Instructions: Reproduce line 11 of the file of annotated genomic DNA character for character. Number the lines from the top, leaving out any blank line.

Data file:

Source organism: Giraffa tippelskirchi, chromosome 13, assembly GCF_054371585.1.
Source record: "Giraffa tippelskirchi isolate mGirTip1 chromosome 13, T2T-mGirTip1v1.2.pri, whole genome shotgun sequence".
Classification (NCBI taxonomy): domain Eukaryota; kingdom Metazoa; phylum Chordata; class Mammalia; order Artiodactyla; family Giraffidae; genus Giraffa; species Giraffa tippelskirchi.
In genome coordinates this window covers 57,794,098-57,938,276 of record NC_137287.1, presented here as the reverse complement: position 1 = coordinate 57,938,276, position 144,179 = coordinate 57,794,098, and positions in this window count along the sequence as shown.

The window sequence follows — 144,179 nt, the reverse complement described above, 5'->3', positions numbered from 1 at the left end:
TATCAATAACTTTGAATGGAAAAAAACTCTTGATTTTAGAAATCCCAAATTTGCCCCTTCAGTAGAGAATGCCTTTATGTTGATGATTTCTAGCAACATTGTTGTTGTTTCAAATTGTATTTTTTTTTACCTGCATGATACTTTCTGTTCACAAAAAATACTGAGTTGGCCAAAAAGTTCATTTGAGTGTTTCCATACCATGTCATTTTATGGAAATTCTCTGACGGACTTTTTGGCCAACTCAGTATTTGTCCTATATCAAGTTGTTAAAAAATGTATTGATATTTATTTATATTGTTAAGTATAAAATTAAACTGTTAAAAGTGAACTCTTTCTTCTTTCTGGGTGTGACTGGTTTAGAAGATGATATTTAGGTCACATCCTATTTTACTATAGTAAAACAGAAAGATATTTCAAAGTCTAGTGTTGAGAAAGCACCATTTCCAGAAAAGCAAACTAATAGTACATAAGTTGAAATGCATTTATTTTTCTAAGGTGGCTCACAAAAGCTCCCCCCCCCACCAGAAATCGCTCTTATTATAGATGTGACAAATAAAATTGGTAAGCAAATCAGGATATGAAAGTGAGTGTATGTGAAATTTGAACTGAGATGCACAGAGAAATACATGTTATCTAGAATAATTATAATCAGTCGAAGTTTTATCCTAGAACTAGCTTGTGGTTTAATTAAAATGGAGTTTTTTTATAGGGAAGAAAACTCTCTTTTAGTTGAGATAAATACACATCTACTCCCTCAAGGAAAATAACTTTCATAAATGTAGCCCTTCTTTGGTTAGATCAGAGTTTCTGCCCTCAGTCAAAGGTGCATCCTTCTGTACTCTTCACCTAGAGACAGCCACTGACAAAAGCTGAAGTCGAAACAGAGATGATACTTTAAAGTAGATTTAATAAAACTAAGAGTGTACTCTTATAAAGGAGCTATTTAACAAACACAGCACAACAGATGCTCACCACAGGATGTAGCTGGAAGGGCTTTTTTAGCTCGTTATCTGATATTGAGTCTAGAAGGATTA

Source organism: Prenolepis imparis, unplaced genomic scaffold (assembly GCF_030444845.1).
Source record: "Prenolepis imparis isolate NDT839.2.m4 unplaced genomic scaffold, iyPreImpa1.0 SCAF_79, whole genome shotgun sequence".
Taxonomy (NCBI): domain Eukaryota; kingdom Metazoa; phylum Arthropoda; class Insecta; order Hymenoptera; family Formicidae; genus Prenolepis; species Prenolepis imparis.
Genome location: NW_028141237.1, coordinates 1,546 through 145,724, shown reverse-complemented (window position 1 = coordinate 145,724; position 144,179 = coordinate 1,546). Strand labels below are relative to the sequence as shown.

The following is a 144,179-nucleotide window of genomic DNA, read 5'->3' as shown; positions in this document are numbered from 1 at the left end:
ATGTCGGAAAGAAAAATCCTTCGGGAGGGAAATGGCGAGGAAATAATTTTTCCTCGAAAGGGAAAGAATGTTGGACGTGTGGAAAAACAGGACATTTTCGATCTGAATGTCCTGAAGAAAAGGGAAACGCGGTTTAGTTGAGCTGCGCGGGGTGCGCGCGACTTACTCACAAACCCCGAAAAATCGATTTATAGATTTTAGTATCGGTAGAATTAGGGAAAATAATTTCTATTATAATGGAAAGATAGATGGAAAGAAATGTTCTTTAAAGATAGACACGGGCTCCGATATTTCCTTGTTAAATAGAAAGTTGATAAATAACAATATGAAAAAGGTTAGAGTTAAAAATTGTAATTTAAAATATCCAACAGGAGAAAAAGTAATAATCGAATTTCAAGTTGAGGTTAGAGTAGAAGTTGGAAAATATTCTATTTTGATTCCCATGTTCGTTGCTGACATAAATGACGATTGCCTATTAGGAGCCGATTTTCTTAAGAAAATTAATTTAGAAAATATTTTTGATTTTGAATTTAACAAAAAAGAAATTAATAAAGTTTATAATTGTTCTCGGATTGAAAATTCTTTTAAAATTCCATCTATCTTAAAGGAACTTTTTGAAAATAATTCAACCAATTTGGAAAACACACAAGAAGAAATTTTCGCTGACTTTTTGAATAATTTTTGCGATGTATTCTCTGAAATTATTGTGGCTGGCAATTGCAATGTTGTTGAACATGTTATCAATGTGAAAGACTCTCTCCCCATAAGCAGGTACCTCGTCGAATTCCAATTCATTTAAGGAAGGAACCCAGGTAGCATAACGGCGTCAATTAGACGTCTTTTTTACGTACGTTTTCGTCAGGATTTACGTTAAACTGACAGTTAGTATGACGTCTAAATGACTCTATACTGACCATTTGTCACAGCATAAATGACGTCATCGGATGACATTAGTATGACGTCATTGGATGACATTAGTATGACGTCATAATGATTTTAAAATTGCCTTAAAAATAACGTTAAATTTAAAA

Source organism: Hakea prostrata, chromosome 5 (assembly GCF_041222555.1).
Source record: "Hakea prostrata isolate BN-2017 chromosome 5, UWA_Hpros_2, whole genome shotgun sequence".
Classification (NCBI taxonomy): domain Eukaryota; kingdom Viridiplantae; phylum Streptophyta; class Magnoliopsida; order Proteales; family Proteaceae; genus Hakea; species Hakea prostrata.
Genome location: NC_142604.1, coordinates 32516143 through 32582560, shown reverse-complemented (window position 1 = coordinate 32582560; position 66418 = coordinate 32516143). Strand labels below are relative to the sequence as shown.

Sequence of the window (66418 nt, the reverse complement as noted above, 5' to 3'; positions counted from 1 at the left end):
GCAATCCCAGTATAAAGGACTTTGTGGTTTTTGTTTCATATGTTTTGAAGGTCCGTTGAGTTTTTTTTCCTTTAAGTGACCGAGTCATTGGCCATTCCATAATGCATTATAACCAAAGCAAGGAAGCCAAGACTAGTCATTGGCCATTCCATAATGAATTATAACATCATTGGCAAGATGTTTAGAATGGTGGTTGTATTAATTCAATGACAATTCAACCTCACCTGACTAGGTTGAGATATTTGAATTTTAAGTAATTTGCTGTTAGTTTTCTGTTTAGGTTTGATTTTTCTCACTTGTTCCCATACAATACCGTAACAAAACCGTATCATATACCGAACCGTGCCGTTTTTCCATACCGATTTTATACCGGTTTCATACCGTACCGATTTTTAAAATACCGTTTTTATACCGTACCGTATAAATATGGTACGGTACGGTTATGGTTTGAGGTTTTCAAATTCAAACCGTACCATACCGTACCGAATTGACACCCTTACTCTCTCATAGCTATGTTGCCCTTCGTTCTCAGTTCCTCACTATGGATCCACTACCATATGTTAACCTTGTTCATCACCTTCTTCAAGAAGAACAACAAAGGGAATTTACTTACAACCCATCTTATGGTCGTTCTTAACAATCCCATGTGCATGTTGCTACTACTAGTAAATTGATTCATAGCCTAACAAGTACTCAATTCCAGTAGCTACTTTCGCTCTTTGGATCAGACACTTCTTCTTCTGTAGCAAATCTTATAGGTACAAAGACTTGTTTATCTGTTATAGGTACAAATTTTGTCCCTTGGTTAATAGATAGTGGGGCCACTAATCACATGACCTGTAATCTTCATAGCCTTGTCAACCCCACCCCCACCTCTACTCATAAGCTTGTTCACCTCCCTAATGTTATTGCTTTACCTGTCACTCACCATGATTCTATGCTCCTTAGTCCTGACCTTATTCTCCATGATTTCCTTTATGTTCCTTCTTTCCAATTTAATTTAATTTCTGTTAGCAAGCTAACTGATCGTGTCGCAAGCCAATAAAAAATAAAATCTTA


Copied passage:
The following is a 144,179-nucleotide window of genomic DNA, read 5'->3' as shown; positions in this document are numbered from 1 at the left end: